The Russian Revolution was a confirmation of permanent revolution: the working class overthrew bourgeois rule, freed the country from the imperialist yoke, gave land to the peasants and freed the many oppressed nations and peoples of the former tsarist empire. The achievement of democratic tasks was combined with socialist tasks, such as the expropriation of the means of production by the workers state, which laid the basis for the development of a collectivized planned economy. The destruction of the Soviet Union in 1991-92 was a world-historic defeat for working people and the oppressed and enormously strengthened the forces of capitalist reaction on a global scale.
What you learn when you study the Russian Revolution is that the victory of the revolution was possible only because of the Bolsheviks’ irreconcilable struggle against all variants of bourgeois nationalism, populism and liberalism. They struggled against the Menshevik opportunists, who tailed the liberal bourgeoisie, and also against the peasant-based Socialist Revolutionary Party, which was hostile to proletarian class rule. As Lenin put it, “Unity is a great thing and a great slogan. But what the workers’ cause needs is the unity of Marxists, not unity between Marxists, and opponents and distorters of Marxism” [“Unity,” April 1914]. Later I will get to the opponents and distorters of Marxism today who tail the liberal and not-so-liberal bourgeois forces of our day.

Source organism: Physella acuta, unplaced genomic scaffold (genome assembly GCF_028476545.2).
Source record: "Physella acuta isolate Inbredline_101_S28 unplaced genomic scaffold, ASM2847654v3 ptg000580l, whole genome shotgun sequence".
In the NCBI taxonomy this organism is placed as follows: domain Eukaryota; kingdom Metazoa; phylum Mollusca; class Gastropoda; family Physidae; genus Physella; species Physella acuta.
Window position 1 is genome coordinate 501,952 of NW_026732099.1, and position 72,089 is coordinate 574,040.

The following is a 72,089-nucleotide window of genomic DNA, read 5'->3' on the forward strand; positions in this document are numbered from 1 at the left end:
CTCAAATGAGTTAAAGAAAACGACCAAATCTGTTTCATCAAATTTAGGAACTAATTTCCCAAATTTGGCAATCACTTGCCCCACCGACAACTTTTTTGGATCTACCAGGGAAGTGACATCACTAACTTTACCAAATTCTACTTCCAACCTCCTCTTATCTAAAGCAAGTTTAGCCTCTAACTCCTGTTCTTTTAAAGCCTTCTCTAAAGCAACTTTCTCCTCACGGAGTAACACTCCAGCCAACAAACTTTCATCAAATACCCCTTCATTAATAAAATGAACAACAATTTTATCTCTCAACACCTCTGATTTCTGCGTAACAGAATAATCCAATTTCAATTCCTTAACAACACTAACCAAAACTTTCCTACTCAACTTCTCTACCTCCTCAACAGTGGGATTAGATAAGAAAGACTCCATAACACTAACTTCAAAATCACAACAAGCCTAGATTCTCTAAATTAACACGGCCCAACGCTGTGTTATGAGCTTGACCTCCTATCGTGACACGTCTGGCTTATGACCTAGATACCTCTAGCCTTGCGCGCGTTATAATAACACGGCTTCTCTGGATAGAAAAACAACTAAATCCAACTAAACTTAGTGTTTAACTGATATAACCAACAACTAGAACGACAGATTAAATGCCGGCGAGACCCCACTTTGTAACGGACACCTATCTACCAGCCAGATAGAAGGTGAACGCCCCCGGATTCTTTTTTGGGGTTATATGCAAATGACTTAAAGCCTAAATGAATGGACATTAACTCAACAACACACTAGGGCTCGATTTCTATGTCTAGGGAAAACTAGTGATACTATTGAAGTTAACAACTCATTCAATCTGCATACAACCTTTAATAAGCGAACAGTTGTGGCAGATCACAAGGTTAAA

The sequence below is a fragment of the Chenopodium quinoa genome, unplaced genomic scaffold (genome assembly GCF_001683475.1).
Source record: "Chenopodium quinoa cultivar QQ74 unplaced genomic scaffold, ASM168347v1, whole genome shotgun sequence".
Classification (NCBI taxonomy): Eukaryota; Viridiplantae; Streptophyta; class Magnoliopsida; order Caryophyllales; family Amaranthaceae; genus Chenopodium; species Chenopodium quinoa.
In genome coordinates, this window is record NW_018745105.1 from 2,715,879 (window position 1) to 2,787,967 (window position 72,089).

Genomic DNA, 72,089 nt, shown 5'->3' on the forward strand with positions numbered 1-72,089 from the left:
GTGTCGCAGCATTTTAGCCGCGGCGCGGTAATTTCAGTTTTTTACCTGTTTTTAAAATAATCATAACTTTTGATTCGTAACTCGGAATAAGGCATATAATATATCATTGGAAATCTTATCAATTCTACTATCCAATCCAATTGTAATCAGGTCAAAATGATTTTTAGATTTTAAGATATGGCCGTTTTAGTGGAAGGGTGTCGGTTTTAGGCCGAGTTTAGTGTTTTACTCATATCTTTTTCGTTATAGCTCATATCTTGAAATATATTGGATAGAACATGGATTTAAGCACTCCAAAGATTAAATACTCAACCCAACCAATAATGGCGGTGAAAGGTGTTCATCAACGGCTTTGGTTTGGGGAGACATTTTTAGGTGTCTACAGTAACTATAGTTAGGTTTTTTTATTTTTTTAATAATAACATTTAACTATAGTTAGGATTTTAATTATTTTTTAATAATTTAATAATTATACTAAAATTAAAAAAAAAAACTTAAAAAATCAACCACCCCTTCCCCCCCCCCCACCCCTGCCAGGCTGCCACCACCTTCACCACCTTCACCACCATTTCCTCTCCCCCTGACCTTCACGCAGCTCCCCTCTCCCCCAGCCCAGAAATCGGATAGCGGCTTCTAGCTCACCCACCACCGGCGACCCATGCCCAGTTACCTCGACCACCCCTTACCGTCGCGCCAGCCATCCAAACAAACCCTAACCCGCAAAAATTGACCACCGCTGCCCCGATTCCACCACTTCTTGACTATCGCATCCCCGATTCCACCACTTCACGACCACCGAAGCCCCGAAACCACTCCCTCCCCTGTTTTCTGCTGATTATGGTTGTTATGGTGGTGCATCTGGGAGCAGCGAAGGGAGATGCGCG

So in summary, achieving genuine national and social liberation requires mobilizing the proletariat in revolutionary struggle against both the imperialists and the domestic bourgeoisie. A proletarian revolution in Egypt resulting in a workers and peasants government would have an electrifying impact on workers and the oppressed throughout North Africa, the Near East and beyond. Over one-quarter of all Arabic speakers live in Egypt, a country of over 80 million that has the largest working class in the region.
The Near East: Yesterday and Today